Most people make the critical mistake of saying “our revenue goal for the year is to make 1 million pounds” and they don’t split that goal down into achievable, manageable, ‘SMART’ goals. SMART goal setting is really important because if you’re challenging your sales team to make a million pounds this year you need to be able to reverse engineer the day-to-day tactical targets. 

Example: In order to close £1 million, how much deal revenue do you need to have in your pipeline? You might open £3 million of deals because you have a 1/3 close rate. Going a layer deeper, in order to open £3 million worth of pipeline you might need to generate 100 phone calls a month, or send 1500 outreach emails a month, or produce 6 pieces of content marketing per week. Those manageable goals on a weekly, monthly and quarterly basis are actually what drives your revenue. Saying “we want to make a million pounds this year” doesn’t help you make a million pounds this year. Saying “we need to make 50 phone calls this week and from those phone calls we need to have a follow-up meeting with five of them” –  that’s something that you can measure and affect week to week. You can directly tie revenue back to those numbers. 

It’s easy to track these things if you’ve got a half decent CRM, even one of the free CRMs like HubSpot’s free tier. You can also get licenses very heavily discounted for startups. If you’re looking for something a bit more comprehensive, some CRMs can track these metrics automatically for you as long as you have your configuration correct. This is where I come in, if you’re looking to get better at setting achievable goals, measuring them and assessing your business performance against those goals, feel free to book me in for a session.

Why should you invest in a revenue operations coach?

Revenue Operations is broadly split into sales, marketing and customer success (aka. account management). The buying process starts with marketing right at the top of the funnel (eg. engaging with a content marketing video, social media post, or outbound email). Then you go into the sales funnel and you might speak to a sales rep and receive a demo or free trial, or go through some kind of self-serve buying process online. Once you become a customer the activity is around how to retain you and ensure you come back for more. That’s the revenue generation engine in a nutshell.

Those three areas of the business are very important, and support from a revenue operations coach can ensure that the  processes, systems, methods, tools and technologies that you deploy in those three functions in the business are fit for purpose and future scale. They’re someone that understands the importance of having a CRM, how to pick the right email marketing platform, decide on which marketing  channels you want to use, which external agencies can help you and how you might manage those agencies to deliver the best results.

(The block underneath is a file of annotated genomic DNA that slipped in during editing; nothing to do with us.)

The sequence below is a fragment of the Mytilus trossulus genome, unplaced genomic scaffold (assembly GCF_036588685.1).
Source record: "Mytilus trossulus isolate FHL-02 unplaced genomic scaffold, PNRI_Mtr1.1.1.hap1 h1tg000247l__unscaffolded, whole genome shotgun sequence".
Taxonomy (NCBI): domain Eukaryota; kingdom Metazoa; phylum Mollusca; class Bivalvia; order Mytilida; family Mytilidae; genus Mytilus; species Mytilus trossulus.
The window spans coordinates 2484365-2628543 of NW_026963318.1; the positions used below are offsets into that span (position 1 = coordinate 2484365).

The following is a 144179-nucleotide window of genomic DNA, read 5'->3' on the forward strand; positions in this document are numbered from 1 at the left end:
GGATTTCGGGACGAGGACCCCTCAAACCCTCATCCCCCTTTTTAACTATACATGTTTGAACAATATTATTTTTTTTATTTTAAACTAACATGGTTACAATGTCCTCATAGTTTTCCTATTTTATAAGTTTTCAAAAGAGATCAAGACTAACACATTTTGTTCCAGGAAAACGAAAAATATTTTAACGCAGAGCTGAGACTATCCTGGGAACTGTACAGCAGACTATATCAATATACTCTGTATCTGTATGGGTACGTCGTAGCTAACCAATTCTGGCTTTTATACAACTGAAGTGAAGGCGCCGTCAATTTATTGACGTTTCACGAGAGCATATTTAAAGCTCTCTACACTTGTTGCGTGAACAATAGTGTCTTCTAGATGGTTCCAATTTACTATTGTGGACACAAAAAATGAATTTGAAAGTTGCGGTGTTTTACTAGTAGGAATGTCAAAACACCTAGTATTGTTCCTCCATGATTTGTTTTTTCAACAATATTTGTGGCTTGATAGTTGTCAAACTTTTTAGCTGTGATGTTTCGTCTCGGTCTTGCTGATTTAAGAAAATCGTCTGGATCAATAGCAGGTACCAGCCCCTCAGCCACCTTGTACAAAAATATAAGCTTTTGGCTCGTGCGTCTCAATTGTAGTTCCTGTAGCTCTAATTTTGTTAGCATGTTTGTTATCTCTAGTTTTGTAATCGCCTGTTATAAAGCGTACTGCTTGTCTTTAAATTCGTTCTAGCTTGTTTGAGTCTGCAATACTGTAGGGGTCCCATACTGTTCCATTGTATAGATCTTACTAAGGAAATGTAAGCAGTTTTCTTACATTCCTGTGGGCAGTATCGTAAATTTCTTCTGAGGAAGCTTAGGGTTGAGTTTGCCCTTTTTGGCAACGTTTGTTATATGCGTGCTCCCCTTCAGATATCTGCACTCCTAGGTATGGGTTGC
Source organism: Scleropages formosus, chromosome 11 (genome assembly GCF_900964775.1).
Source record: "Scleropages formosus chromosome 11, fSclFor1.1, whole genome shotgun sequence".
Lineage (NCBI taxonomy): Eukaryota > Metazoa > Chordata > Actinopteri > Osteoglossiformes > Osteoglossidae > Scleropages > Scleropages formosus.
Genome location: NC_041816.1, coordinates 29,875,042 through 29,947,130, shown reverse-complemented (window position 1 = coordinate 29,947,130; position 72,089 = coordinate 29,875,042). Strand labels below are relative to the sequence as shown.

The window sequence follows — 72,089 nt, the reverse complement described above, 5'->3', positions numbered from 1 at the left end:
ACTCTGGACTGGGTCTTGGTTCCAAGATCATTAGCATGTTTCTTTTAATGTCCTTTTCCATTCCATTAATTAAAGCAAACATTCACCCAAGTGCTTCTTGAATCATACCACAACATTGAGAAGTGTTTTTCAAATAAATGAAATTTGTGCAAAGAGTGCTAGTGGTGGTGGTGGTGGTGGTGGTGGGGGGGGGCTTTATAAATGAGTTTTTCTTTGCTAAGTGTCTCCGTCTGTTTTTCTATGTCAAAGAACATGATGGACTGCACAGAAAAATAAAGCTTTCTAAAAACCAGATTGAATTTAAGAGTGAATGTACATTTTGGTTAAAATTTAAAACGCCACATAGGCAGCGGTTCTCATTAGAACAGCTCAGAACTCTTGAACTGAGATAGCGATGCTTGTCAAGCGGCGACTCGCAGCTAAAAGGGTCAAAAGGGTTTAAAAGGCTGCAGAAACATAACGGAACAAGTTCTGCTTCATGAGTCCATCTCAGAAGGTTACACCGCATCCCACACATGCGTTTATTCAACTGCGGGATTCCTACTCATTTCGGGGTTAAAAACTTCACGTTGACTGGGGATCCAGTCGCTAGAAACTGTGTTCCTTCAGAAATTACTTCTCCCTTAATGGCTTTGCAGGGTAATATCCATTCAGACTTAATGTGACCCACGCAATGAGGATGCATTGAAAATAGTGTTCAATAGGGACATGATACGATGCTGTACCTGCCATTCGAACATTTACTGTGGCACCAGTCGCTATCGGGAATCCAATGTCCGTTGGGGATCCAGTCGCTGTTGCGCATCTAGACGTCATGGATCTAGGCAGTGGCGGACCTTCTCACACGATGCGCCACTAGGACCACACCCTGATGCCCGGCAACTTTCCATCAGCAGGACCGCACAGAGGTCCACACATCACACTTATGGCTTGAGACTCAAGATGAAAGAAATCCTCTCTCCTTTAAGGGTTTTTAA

A Revenue Operations coach acts as your right hand person as a revenue leader or as a Managing Director, filling the gaps in your commercial knowledge and steering you in the right direction.

What’s involved? 

Weekly or fortnightly calls are common, with most clients coming to me with a particular marketing problem one week, or are struggling to close a certain customer deal another week. We also might look at the statistics coming out of the CRM and work out why conversion rates are reducing in certain channels. Basically, I work with them to help assess and understand what is happening in their customer-facing interactions.

There’s not that many of us, but the way that most of us operate is getting really deep into a client’s business. It’s not just on a coaching basis, we also do project work where we come in and we’ll actually get access to all of your tools and process documents. We look at your sales cycle, marketing material, account management team and how they operate. We can really get deep and help the managers of each of these teams understand what they’re doing right and what they’re doing wrong, making a much more targeted suggestion rather than just solving problems that are brought to us once a week. This all depends on the type of engagement, whether it’s coaching, project based or retainer based. There’s a broad range of things that I can help with on the commercial side of a business and right-sizing the scope of work to the problem statement it important so as not to be cost-ineffective.

Why are you an advocate of flexible workspaces? 

I’ve been working from home now for 6/7 years, long before I was a freelance consultant (and Covid!). Working independently, or as a very small distributed team, can get quite lonely at times. You’re not organically able to bounce ideas off of people or validate them and brainstorm with others who have different areas of expertise. 

I also enjoy having a coffee with a fellow co-worker and talking about something that’s not related to business. As a consultant, I love talking about other people’s businesses, so when I go to a workspace having a chat with someone can sometimes end up being a free coaching/therapy session! 

Workspaces are an affordable way to be part of a community and have contact with people that I wouldn’t normally talk to. They’re great for developing new business as well. Even if you’re employed by a business as a developer, where you’ve just got your headphones on all day and you’re typing away, being in that environment being able to grab a coffee and chat with someone there for 10 minutes really helps to break up the day and improve productivity.

How are you helping our business club members? 

I’m offering a free 30 minute coaching session on anything to do with revenue within your business. Whether it’s sales, marketing, customer success or go to market activities. If you bring your top three problems to the session, we can pick one and I can help you solve it on the call. 

I’m also running a series of masterclass sessions at HomeWork. I’ve hosted one already and have another coming up; Sales for SMEs on Thursday 20th July at HomeWork Southfields. I haven’t managed to make it to a networking event yet but I’m planning to attend the Business Club event in September and will be there to provide support and chat through some of your challenges. 

If you’re a HomeWork member and a member of the Business Club, you can contact Abbie or Zara to arrange the free 30 minute session. 

The final thing to say is a bit ‘Thank You’ to the team at HomeWork for the opportunity to coach within the Business Club, and to all the people that I’ve met on the journey of being in the HomeWork community!